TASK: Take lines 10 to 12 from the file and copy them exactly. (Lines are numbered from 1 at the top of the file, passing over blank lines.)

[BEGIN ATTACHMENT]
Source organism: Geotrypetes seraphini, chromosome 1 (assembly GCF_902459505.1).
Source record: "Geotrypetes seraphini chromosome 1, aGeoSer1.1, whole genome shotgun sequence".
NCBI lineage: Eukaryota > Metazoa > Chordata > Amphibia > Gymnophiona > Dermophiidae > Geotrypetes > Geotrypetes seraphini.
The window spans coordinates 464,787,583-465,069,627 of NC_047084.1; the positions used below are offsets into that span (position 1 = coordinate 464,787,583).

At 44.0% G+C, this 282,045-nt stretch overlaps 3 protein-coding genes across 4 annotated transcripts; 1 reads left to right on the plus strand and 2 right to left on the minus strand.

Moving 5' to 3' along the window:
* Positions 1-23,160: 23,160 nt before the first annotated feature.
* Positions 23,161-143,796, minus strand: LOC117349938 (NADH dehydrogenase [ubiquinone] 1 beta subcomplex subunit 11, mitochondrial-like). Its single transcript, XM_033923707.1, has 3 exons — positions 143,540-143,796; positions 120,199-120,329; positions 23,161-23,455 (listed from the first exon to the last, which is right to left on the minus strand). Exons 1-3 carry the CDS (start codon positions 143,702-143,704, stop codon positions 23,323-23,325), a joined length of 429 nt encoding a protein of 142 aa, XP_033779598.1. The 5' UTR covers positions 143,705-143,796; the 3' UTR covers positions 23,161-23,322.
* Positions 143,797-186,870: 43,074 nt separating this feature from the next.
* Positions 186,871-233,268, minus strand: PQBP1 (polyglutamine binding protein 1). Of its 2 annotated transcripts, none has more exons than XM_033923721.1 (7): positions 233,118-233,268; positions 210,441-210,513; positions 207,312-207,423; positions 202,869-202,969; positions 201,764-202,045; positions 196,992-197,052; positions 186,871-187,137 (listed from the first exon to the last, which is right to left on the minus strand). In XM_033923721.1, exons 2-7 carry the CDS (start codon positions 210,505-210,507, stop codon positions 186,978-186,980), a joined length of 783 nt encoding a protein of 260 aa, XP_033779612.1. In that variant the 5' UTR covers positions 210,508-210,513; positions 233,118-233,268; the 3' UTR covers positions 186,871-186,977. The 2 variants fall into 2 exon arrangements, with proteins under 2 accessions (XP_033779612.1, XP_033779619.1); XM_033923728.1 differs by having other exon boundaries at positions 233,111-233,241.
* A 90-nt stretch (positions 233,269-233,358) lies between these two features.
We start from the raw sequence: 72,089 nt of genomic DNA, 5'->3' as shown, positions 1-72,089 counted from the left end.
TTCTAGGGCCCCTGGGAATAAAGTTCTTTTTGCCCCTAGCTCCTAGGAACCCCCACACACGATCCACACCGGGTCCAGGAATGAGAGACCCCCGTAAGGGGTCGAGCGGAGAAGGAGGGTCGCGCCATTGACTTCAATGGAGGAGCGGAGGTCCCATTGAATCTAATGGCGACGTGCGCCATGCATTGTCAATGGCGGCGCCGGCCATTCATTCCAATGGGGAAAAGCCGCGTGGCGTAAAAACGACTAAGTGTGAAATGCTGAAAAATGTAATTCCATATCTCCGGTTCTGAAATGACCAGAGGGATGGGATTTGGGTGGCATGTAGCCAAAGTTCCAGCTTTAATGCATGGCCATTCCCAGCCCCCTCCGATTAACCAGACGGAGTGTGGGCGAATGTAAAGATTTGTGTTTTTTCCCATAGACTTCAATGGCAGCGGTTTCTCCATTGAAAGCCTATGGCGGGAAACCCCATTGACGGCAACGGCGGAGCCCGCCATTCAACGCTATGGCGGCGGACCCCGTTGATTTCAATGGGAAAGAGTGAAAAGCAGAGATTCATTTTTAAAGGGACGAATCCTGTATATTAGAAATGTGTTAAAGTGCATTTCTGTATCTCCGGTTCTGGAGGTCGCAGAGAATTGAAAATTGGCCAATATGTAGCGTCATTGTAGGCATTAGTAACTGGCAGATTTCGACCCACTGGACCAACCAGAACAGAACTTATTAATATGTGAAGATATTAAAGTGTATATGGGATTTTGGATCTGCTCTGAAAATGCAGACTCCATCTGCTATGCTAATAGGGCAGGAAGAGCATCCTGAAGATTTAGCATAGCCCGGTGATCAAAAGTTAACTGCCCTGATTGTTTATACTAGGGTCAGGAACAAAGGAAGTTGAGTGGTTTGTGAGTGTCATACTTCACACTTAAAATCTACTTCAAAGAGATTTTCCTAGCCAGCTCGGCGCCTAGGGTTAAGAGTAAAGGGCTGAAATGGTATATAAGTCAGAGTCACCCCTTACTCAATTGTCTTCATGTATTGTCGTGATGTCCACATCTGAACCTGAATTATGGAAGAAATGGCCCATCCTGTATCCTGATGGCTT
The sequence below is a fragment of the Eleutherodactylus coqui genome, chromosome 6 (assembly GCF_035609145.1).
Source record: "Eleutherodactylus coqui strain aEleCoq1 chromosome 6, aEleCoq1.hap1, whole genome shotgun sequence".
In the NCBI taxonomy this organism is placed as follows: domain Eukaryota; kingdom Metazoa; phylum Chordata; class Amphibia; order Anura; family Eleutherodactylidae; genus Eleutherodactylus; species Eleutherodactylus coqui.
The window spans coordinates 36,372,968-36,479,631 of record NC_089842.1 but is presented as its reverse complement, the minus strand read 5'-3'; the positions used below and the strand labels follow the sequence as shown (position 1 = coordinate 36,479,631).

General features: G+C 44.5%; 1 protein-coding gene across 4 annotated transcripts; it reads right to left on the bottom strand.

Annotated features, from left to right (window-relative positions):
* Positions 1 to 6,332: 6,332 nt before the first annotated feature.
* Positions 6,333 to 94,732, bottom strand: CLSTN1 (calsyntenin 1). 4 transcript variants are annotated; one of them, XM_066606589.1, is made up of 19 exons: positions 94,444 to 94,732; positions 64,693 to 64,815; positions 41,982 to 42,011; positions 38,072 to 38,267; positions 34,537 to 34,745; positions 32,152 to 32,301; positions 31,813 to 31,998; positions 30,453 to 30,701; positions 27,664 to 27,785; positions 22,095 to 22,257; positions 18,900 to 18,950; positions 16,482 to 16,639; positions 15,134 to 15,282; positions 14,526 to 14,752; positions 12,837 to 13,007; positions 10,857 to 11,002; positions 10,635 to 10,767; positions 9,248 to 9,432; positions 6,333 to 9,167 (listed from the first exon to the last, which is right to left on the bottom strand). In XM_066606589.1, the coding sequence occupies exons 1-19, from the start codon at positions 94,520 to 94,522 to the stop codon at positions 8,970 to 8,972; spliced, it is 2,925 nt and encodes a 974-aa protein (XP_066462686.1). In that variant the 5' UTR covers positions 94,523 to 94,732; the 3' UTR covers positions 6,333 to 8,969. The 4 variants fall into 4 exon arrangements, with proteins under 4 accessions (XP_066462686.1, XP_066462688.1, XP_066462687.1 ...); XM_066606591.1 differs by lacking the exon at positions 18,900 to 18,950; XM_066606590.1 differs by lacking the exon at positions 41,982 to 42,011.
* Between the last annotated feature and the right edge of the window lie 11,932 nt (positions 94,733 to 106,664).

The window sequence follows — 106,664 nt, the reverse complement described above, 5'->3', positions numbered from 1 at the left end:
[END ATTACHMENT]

* Positions 186,871-233,268, minus strand: PQBP1 (polyglutamine binding protein 1). Of its 2 annotated transcripts, none has more exons than XM_033923721.1 (7): positions 233,118-233,268; positions 210,441-210,513; positions 207,312-207,423; positions 202,869-202,969; positions 201,764-202,045; positions 196,992-197,052; positions 186,871-187,137 (listed from the first exon to the last, which is right to left on the minus strand). In XM_033923721.1, exons 2-7 carry the CDS (start codon positions 210,505-210,507, stop codon positions 186,978-186,980), a joined length of 783 nt encoding a protein of 260 aa, XP_033779612.1. In that variant the 5' UTR covers positions 210,508-210,513; positions 233,118-233,268; the 3' UTR covers positions 186,871-186,977. The 2 variants fall into 2 exon arrangements, with proteins under 2 accessions (XP_033779612.1, XP_033779619.1); XM_033923728.1 differs by having other exon boundaries at positions 233,111-233,241.
* A 90-nt stretch (positions 233,269-233,358) lies between these two features.
We start from the raw sequence: 72,089 nt of genomic DNA, 5'->3' as shown, positions 1-72,089 counted from the left end.